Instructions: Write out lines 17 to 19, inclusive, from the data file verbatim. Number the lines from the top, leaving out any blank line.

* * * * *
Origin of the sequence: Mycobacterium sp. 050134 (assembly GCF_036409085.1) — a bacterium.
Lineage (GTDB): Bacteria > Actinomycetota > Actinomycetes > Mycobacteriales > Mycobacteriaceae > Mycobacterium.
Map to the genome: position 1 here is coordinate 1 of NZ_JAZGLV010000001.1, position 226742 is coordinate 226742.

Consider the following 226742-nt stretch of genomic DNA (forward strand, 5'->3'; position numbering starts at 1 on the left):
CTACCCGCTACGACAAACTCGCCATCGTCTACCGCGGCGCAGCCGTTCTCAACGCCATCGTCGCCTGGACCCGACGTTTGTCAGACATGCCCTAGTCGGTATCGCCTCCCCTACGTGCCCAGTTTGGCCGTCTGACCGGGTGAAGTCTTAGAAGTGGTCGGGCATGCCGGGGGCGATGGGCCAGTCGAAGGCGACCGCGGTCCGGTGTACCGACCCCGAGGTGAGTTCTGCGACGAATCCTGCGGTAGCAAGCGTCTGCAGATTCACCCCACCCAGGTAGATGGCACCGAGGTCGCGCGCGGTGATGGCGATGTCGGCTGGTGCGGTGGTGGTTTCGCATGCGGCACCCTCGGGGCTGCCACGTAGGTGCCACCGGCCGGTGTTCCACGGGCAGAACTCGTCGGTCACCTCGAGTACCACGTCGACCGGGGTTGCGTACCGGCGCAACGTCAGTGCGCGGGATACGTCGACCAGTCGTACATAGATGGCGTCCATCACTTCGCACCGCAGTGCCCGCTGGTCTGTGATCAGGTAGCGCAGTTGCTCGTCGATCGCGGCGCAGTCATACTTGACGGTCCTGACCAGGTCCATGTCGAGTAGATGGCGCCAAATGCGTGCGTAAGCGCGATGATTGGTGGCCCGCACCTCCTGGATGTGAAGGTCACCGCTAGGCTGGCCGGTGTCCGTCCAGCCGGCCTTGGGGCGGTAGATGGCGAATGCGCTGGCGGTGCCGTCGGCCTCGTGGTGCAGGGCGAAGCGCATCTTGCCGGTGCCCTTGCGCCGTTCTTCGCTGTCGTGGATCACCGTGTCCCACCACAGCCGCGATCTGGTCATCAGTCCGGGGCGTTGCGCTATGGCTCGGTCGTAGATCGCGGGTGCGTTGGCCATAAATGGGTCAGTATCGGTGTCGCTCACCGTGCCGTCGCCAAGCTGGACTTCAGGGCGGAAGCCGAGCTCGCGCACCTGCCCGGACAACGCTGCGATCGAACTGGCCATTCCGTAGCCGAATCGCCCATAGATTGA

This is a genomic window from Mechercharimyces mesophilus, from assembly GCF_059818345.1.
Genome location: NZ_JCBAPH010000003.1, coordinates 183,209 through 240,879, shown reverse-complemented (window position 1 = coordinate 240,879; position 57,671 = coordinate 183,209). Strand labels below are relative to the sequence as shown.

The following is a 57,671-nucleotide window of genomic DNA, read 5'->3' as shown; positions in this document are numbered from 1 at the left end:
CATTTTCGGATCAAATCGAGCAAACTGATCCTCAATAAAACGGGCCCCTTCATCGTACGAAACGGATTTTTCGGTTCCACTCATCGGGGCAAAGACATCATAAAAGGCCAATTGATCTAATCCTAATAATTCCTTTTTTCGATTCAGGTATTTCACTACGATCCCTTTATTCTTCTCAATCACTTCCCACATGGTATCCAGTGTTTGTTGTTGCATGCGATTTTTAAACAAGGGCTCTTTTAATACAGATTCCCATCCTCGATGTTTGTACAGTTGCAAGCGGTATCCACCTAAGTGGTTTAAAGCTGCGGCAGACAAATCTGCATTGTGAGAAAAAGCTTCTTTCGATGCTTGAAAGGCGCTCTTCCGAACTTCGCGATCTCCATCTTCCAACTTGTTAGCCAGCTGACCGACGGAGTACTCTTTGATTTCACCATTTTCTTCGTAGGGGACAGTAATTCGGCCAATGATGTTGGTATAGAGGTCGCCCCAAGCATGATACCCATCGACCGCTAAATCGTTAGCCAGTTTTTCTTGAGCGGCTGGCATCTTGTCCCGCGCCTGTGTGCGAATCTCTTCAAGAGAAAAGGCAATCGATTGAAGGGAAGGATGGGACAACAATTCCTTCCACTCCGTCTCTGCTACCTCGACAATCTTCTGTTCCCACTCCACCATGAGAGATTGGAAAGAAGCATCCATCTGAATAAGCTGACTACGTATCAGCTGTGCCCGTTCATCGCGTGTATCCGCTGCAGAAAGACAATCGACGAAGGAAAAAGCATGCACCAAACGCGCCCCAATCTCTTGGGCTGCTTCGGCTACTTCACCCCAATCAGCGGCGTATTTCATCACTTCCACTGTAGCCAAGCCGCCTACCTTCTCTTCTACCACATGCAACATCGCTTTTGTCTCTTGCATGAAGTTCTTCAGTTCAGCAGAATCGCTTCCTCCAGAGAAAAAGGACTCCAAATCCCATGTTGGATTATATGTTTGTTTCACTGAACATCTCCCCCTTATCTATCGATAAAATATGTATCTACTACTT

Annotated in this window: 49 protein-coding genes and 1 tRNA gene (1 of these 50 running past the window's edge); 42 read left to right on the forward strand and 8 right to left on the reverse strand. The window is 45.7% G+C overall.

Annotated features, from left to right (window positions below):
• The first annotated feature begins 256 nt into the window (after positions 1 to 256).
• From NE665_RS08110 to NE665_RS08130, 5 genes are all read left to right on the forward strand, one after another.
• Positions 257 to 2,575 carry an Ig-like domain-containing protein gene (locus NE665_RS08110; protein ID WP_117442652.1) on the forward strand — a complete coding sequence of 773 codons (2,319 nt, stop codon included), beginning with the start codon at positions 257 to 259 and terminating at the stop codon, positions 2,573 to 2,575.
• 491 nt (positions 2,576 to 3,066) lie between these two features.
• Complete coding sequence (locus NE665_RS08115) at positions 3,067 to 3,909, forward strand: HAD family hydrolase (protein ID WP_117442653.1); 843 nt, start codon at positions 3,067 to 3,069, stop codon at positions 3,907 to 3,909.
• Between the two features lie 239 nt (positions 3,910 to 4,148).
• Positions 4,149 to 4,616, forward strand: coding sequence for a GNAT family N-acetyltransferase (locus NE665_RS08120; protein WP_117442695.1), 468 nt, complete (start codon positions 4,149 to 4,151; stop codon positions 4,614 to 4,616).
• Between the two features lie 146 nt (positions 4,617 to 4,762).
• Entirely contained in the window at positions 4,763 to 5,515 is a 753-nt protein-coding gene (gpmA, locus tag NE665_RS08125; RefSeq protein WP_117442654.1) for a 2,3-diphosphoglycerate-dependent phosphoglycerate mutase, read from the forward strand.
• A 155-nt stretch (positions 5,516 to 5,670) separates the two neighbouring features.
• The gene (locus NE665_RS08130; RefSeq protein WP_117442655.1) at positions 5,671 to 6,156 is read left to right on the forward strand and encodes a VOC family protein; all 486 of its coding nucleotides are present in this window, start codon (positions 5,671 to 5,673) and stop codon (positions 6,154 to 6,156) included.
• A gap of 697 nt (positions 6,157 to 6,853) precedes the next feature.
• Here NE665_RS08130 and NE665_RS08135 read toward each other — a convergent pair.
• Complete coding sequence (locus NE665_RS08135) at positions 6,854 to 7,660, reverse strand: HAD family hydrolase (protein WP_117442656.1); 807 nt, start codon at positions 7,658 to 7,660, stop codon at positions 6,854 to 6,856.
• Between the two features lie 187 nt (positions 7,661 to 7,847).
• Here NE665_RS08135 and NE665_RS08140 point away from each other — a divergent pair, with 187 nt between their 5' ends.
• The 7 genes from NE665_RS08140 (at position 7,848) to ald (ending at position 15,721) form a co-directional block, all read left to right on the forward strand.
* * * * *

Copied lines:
• Between the two features lie 239 nt (positions 3,910 to 4,148).
• Positions 4,149 to 4,616, forward strand: coding sequence for a GNAT family N-acetyltransferase (locus NE665_RS08120; protein WP_117442695.1), 468 nt, complete (start codon positions 4,149 to 4,151; stop codon positions 4,614 to 4,616).
• Between the two features lie 146 nt (positions 4,617 to 4,762).